Skip to Main Content

Denominations - Protestant

Short profiles of selected Christian denominations in the U.S.

Holiness Movement

The Holiness Movement (HM) was the dominant force in 19th century American Protestantism. Although the HM eventually spawned a family of denominations which remain to this day, its influence in the 19th century extended to a much broader swath of American religion, including every major Protestant tradition except for Old School Presbyterians. Varying terminology was used to describe holiness in different segments of the HM, but its central concern was to promote the sanctification of Christian believers through a definite second work of grace subsequent to conversion. The HM also was marked by an emphasis on the active outworking of personal holiness through various social reform efforts. Holiness bodies include the Church of the Nazarene and the various Church of God denominations.

Some congregations of the Holiness tradition are asked to adhere to strict behavioral rules. Scriptural commands are applied to everyday life, such as eschewing inappropriately "worldly" music and other media, clothing styles, makeup, drinking, smoking, dancing, etc. The avoidance of sin is of the utmost importance, and is an ongoing part of Salvation. However, many Holiness groups do allow more for relaxed, contemporary lifestyles (albeit traditional) and leadership roles for women.

History: The Holiness Movement was part of the American revivalist tradition, which had roots in the First Great Awakening in the 18th century and the frontier camp-meeting revivalism that emerged in the early 19th century. Historians usually trace the beginnings of the HM as a distinct movement to the "Tuesday Meeting for the Promotion of Christian Holiness," an interdenominational parlor-room meeting in New York City led by Phoebe Palmer. Although Palmer was a Methodist with many connections to high-ranking Methodist leaders, her meetings were attended by leaders from other traditions, such as Edgar Levy (Baptist), Thomas Upham (Congregationalist), William Boardman (Presbyterian), Asa Mahan (president of Oberlin College) and Charles Cullis (Episcopal). Through such influential relationships, the HM emphasis on a definite second work of grace was spread through American Protestantism, though several distinct strains of HM teaching emerged (Wesleyan, Keswick, Oberlin). Wesleyan teaching on Christian "perfection" blended with American Revivalism and was supported by general ascendency of Arminian theology, producing a dramatic and expectant atmosphere in the period leading up to the Civil War. This expectancy contributed in part to the association between HM leaders and social activism on such causes as the abolition of slavery, relief for the poor, temperance and women’s rights.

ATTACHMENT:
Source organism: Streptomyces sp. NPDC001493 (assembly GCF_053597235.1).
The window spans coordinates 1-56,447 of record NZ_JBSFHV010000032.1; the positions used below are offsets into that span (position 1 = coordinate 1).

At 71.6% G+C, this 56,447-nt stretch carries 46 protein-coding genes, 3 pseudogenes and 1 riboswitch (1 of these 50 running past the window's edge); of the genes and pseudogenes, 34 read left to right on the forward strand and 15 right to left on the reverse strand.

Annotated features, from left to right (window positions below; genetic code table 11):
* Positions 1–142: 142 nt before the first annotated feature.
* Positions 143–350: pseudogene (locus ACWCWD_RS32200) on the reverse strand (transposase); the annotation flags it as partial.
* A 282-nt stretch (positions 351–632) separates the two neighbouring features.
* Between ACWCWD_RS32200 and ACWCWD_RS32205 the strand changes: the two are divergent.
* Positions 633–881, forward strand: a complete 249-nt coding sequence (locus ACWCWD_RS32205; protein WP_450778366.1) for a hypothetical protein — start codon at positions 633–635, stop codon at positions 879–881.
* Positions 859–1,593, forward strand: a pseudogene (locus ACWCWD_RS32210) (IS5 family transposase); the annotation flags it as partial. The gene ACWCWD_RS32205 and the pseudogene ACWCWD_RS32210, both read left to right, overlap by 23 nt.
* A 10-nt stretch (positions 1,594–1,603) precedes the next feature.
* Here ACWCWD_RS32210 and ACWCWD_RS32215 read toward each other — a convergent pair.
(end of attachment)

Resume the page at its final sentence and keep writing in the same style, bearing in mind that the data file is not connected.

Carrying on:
The dramatic central event in the history of the HM was the Layman’s Revival of 1858, which resonated across the United States, as well as in Canada and Britain. This revival began with a series of daily prayer meetings organized by businessmen in New York, which soon spread to other cities. These interdenominational events were supported by a wide spectrum of denominations, and they were supported by mass revival campaigns by itinerant preachers such as Phoebe Palmer and James Caughey.

In the postwar period, the focus of the HM shifted from informal, lay-led initiatives to formal, clergy-led mass revival efforts, organized by the National Camp Meeting Association for the Promotion of Holiness (founded 1867) and its Methodist-dominated leadership. The new Association took on a leading role within the movement and continued to hold sway the 1870s. However, from 1875, as the HM continued to solidify its institutional structures, it lost its non-polemical, activist, and interdenominational character and started down the road to eventual schism and denominationalization.

Holiness organizations:

Photo: Grace Wesleyan Methodist Church, courtesy of Wikipedia Commons.